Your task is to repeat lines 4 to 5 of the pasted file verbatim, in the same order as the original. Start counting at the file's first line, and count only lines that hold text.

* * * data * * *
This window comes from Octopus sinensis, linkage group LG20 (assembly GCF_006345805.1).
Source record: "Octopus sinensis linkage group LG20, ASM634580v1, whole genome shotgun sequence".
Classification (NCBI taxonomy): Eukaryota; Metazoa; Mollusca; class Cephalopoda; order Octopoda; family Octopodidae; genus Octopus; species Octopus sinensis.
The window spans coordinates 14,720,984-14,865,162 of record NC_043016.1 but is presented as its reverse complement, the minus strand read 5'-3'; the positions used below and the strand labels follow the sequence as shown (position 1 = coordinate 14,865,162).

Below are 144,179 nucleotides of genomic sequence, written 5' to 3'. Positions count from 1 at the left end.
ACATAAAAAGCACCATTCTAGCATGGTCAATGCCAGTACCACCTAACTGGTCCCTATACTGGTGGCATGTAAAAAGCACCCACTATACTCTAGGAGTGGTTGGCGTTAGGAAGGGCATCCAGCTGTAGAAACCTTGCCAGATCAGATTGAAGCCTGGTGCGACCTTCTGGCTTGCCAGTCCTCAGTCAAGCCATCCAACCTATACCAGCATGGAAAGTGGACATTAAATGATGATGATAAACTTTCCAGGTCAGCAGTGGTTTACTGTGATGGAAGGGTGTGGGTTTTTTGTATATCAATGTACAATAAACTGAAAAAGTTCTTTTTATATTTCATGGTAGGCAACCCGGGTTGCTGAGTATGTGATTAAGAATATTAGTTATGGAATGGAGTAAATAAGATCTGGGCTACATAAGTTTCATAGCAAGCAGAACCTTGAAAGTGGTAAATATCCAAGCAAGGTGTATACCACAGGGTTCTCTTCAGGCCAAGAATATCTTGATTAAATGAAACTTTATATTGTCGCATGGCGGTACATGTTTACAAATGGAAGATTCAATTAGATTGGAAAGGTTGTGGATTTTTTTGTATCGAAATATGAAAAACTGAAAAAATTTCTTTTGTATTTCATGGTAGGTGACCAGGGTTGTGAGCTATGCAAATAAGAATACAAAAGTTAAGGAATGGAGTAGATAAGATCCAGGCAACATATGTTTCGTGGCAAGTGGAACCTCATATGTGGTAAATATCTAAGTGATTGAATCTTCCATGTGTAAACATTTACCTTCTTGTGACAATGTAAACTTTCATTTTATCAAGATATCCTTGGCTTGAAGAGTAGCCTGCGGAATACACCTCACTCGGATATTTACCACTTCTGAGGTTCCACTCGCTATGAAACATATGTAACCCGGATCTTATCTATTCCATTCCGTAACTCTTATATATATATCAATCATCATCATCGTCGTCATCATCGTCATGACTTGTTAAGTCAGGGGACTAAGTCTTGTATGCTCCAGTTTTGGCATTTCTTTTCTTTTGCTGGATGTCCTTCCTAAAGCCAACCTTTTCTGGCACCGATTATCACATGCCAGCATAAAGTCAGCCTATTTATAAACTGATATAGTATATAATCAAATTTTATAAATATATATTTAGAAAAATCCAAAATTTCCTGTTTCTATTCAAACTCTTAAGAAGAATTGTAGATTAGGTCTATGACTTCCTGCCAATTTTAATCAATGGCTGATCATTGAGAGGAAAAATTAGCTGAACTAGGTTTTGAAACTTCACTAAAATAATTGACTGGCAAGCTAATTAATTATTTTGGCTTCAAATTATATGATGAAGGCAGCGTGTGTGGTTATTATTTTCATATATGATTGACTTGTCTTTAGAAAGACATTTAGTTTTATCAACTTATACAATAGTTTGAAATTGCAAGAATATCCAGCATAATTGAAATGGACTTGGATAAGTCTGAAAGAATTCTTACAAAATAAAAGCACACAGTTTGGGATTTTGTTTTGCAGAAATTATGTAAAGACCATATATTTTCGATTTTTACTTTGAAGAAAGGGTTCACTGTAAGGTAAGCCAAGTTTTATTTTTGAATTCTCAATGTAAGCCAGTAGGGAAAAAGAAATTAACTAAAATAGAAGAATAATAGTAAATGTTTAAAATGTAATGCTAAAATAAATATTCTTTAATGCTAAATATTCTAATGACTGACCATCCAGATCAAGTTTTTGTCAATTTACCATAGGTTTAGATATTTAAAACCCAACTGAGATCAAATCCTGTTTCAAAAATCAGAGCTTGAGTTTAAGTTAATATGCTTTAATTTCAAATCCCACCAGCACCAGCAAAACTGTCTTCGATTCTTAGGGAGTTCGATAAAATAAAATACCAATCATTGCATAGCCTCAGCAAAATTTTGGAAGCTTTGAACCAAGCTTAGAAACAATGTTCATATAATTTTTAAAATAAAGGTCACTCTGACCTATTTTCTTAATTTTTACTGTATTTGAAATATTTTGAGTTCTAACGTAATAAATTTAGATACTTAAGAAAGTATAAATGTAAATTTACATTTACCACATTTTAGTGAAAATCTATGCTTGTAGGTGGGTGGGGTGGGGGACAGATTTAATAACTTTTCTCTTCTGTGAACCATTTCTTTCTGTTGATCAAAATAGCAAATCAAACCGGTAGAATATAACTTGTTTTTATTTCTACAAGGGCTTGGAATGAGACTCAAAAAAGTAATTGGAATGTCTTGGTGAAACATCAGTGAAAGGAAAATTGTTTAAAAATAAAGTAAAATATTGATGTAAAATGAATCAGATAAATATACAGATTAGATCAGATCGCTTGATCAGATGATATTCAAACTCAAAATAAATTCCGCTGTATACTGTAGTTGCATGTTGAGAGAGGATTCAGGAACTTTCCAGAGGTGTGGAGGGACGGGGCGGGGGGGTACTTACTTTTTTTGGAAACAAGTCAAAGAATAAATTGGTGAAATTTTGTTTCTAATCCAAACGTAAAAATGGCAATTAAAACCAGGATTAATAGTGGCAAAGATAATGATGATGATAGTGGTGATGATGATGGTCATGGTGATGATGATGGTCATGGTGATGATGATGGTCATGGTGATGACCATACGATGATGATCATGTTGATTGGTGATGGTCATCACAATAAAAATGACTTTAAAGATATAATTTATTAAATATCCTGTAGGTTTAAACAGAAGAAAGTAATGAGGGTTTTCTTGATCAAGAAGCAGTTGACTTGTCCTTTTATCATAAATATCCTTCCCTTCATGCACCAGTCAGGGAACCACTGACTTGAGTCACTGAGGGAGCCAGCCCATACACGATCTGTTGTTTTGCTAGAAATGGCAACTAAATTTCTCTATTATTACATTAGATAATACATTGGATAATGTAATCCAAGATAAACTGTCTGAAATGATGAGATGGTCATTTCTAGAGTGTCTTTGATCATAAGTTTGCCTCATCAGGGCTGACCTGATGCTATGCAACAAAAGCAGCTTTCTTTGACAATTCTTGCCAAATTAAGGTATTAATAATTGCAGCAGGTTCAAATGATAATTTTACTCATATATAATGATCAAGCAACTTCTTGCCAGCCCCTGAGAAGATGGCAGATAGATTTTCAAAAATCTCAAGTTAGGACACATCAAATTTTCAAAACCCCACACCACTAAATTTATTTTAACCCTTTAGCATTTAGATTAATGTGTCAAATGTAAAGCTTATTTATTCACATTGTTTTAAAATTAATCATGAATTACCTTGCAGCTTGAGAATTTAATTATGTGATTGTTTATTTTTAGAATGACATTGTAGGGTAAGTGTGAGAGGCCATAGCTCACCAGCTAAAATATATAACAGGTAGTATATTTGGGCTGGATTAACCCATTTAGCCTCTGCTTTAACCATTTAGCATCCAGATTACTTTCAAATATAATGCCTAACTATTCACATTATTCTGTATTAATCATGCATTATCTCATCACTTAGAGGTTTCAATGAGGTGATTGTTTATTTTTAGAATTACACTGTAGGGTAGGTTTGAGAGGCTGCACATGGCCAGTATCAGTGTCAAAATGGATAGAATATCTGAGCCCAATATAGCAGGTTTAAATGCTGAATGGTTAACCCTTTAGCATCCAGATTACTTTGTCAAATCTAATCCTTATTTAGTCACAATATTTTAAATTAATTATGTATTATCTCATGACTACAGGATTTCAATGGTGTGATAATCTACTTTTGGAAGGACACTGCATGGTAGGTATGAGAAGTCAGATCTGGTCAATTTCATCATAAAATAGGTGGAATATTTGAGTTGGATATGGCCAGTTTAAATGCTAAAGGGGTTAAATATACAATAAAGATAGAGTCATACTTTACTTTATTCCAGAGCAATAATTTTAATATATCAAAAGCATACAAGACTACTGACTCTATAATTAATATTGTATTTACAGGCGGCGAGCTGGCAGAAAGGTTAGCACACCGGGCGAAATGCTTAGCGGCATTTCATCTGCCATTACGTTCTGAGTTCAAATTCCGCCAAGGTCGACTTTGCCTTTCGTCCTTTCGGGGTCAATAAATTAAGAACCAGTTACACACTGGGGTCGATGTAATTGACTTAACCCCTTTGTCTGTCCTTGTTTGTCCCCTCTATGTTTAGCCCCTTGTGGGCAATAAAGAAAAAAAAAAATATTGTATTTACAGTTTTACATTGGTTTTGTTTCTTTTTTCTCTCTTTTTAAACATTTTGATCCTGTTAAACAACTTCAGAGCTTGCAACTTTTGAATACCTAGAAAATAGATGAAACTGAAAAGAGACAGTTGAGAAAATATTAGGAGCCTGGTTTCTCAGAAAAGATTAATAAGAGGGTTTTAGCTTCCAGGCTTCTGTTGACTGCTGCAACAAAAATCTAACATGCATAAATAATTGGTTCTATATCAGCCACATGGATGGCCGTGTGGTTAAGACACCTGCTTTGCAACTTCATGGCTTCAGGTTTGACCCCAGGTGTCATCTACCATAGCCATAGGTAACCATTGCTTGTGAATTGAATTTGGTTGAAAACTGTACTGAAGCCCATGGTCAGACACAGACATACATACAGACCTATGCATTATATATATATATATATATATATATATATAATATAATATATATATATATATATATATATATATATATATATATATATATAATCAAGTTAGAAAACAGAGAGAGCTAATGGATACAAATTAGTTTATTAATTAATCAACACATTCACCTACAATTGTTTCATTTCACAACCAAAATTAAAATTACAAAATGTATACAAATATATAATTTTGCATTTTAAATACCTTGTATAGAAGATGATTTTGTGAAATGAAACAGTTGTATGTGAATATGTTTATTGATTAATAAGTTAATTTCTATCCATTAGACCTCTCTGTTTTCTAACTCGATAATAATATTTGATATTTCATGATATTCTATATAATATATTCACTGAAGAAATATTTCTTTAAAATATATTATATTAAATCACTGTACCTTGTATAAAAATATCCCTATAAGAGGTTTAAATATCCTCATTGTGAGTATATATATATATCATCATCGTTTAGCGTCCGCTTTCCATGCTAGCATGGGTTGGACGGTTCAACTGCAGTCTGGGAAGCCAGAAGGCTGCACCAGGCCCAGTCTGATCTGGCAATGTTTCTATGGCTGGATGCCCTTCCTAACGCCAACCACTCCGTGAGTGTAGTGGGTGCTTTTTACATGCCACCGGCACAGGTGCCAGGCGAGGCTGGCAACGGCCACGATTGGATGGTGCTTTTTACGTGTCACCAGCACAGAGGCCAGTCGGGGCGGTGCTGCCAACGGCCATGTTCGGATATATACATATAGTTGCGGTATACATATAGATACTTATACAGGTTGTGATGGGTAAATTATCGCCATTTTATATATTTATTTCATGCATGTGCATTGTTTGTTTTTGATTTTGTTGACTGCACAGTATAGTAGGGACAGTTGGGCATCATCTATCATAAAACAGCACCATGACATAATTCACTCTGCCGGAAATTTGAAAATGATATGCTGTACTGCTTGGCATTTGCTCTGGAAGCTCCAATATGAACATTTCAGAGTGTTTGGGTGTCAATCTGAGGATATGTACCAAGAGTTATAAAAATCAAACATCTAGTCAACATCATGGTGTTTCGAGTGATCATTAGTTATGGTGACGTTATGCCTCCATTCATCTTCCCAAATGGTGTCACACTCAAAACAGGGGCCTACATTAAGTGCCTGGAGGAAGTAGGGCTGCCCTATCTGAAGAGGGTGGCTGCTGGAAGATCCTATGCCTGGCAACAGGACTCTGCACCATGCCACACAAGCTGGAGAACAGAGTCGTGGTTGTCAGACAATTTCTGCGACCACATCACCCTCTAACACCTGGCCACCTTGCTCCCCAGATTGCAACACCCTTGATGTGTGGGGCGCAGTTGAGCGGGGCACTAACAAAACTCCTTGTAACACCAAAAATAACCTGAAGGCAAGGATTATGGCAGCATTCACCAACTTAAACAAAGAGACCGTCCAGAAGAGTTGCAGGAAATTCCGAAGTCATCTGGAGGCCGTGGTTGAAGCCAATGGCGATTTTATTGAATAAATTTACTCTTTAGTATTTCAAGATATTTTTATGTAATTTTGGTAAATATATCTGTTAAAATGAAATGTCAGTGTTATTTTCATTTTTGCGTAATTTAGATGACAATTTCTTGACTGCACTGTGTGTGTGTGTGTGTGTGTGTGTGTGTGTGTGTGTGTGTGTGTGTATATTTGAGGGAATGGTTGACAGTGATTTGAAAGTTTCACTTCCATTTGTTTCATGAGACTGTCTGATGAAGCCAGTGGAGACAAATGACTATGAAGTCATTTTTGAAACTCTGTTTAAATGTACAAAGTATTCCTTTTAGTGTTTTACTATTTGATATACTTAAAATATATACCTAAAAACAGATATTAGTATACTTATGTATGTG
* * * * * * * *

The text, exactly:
The window spans coordinates 14,720,984-14,865,162 of record NC_043016.1 but is presented as its reverse complement, the minus strand read 5'-3'; the positions used below and the strand labels follow the sequence as shown (position 1 = coordinate 14,865,162).

Below are 144,179 nucleotides of genomic sequence, written 5' to 3'. Positions count from 1 at the left end.